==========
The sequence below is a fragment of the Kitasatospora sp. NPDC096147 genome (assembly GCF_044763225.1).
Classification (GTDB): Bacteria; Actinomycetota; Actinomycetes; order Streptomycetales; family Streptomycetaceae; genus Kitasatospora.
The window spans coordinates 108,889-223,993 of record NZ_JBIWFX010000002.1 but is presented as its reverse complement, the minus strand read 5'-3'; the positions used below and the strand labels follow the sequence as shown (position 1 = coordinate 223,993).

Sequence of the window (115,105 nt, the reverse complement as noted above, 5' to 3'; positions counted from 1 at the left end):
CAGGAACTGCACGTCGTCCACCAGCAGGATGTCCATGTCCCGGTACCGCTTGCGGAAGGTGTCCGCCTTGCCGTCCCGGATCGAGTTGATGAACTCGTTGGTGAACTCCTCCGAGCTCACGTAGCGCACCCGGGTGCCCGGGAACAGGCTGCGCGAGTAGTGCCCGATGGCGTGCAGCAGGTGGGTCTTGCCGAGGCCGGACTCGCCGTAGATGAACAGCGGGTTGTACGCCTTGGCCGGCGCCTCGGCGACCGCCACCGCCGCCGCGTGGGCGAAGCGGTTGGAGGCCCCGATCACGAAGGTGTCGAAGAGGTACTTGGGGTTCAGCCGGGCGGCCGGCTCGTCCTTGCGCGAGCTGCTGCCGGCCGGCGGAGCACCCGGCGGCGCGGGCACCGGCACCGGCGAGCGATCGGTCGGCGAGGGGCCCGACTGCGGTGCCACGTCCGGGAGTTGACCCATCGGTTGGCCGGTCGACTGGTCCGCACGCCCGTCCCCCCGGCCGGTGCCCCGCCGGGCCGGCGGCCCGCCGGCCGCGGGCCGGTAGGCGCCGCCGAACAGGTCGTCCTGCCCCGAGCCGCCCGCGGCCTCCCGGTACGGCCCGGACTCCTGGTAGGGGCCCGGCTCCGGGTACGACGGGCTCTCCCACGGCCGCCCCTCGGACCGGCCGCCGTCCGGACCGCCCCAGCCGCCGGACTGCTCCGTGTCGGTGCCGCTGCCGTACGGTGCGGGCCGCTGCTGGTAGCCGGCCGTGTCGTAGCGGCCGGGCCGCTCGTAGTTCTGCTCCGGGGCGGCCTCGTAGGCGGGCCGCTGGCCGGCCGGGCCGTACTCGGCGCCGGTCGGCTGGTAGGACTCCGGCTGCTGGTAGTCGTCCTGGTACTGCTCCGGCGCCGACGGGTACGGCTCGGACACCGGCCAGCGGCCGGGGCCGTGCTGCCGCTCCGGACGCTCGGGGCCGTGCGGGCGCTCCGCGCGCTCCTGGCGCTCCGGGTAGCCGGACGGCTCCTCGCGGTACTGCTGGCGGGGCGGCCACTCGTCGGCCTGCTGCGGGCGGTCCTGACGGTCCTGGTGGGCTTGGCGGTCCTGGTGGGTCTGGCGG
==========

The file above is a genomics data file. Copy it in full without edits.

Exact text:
The sequence below is a fragment of the Kitasatospora sp. NPDC096147 genome (assembly GCF_044763225.1).
Classification (GTDB): Bacteria; Actinomycetota; Actinomycetes; order Streptomycetales; family Streptomycetaceae; genus Kitasatospora.
The window spans coordinates 108,889-223,993 of record NZ_JBIWFX010000002.1 but is presented as its reverse complement, the minus strand read 5'-3'; the positions used below and the strand labels follow the sequence as shown (position 1 = coordinate 223,993).

Sequence of the window (115,105 nt, the reverse complement as noted above, 5' to 3'; positions counted from 1 at the left end):
CAGGAACTGCACGTCGTCCACCAGCAGGATGTCCATGTCCCGGTACCGCTTGCGGAAGGTGTCCGCCTTGCCGTCCCGGATCGAGTTGATGAACTCGTTGGTGAACTCCTCCGAGCTCACGTAGCGCACCCGGGTGCCCGGGAACAGGCTGCGCGAGTAGTGCCCGATGGCGTGCAGCAGGTGGGTCTTGCCGAGGCCGGACTCGCCGTAGATGAACAGCGGGTTGTACGCCTTGGCCGGCGCCTCGGCGACCGCCACCGCCGCCGCGTGGGCGAAGCGGTTGGAGGCCCCGATCACGAAGGTGTCGAAGAGGTACTTGGGGTTCAGCCGGGCGGCCGGCTCGTCCTTGCGCGAGCTGCTGCCGGCCGGCGGAGCACCCGGCGGCGCGGGCACCGGCACCGGCGAGCGATCGGTCGGCGAGGGGCCCGACTGCGGTGCCACGTCCGGGAGTTGACCCATCGGTTGGCCGGTCGACTGGTCCGCACGCCCGTCCCCCCGGCCGGTGCCCCGCCGGGCCGGCGGCCCGCCGGCCGCGGGCCGGTAGGCGCCGCCGAACAGGTCGTCCTGCCCCGAGCCGCCCGCGGCCTCCCGGTACGGCCCGGACTCCTGGTAGGGGCCCGGCTCCGGGTACGACGGGCTCTCCCACGGCCGCCCCTCGGACCGGCCGCCGTCCGGACCGCCCCAGCCGCCGGACTGCTCCGTGTCGGTGCCGCTGCCGTACGGTGCGGGCCGCTGCTGGTAGCCGGCCGTGTCGTAGCGGCCGGGCCGCTCGTAGTTCTGCTCCGGGGCGGCCTCGTAGGCGGGCCGCTGGCCGGCCGGGCCGTACTCGGCGCCGGTCGGCTGGTAGGACTCCGGCTGCTGGTAGTCGTCCTGGTACTGCTCCGGCGCCGACGGGTACGGCTCGGACACCGGCCAGCGGCCGGGGCCGTGCTGCCGCTCCGGACGCTCGGGGCCGTGCGGGCGCTCCGCGCGCTCCTGGCGCTCCGGGTAGCCGGACGGCTCCTCGCGGTACTGCTGGCGGGGCGGCCACTCGTCGGCCTGCTGCGGGCGGTCCTGACGGTCCTGGTGGGCTTGGCGGTCCTGGTGGGTCTGGCGG